In this system, a control-valve spool must be open in the center to allow pump flow to pass through the valve and return to the reservoir. Figure 2-3, shows this system in the neutral position. To operate several functions simultaneously, an open-center system must have the correct connections, which are discussed below. An open-center system is efficient on single functions but is limited with multiple functions.
Series Connection. Figure 2-4, shows an open-center system with a series connection. Oil from a pump is routed to the three control valves in series. The return from the first valve is routed to the inlet of the second, and so on. In neutral, the oil passes through the valves in series and returns to the reservoir, as the arrows indicate. When a control valve is operated, the incoming oil is diverted to the cylinder that the valve serves. Return liquid from the cylinder is directed through the return line and on to the next valve.
This system is satisfactory as long as only one valve is operating at a time. When this happens, the full output of the pump at full system pressure is available to that function. However, if more than one valve is operating, the total of the pressures required for each function cannot exceed the system’s relief setting.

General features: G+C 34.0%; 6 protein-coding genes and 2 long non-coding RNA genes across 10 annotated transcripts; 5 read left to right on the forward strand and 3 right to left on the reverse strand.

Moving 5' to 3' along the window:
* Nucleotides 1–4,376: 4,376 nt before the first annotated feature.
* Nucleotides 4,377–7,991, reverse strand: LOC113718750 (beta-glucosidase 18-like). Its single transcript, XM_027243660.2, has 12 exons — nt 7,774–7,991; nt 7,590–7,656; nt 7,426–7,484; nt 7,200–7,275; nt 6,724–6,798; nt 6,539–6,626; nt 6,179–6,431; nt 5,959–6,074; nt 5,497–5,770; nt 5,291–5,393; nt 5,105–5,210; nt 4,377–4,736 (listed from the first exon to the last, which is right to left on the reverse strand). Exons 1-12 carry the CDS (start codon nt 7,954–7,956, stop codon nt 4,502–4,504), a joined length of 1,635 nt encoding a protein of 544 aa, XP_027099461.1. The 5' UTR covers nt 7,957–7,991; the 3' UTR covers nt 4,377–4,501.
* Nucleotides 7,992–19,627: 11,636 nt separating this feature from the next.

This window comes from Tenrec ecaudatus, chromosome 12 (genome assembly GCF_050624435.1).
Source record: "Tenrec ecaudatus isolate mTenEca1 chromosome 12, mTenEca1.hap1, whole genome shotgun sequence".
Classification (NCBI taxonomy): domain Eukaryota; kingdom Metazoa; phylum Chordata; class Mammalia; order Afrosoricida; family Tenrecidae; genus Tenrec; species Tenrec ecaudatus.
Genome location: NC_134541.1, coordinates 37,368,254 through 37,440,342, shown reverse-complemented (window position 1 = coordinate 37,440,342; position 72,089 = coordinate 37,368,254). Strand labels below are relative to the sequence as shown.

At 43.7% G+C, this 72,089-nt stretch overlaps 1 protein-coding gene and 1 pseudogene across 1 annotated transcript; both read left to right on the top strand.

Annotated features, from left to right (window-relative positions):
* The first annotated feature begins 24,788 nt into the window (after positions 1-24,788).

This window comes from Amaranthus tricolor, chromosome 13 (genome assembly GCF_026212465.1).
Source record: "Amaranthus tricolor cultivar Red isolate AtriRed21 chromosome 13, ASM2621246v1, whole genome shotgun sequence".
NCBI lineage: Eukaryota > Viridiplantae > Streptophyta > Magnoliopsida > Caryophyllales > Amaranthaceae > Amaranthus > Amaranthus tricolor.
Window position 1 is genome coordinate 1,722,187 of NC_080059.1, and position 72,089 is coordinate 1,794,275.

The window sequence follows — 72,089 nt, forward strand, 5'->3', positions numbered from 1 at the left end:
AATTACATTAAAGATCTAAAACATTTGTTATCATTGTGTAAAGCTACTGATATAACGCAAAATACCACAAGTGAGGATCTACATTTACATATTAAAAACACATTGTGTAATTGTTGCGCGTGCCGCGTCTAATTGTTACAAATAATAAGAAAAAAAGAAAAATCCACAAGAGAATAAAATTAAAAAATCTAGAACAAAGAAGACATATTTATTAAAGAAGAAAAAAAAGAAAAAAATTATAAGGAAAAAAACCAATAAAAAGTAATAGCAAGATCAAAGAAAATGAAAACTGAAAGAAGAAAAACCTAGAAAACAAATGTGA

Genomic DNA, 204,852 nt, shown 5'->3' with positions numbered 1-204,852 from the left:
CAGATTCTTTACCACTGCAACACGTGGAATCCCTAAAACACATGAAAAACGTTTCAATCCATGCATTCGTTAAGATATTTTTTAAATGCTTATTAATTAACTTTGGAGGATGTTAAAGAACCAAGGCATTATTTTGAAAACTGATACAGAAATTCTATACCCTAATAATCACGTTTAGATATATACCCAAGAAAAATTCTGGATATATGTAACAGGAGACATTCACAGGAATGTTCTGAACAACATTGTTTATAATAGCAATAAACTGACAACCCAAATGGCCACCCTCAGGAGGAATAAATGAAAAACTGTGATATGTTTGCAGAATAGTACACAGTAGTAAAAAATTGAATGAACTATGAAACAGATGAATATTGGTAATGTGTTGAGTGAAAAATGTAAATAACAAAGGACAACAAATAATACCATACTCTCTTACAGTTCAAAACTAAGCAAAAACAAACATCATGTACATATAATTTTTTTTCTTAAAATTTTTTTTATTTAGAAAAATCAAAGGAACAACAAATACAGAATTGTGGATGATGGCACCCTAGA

Series/Parallel Connection. Figure 2-5 shows a variation on the series-connected type. Oil from the pump is routed through the control valves in series, as well as in parallel. The valves are sometimes stacked to allow for extra passages. In neutral, a liquid passes through the valves in series, as the arrows indicate. However, when any valve is operating, the return is closed and the oil is available to all the valves through the parallel connection.
When two or more valves are operated at once, the cylinder that needs the least pressure will operate first, then the cylinder with the next least, and so on. This ability to operate two or more valves simultaneously is an advantage over the series connection.
Flow Divider. Figure 2-6, shows an open-center system with a flow divider. A flow divider takes the volume of oil from a pump and divides it between two functions. For example, a flow divider might be designed to open the left side first in case both control valves were actuated simultaneously. Or, it might divide the oil to both sides, equally or by percentage. With this system, a pump must be large enough to operate all the functions simultaneously. It must also supply all the liquid at the maximum pressure of the highest function, meaning large amounts of HP are wasted when operating only one control valve.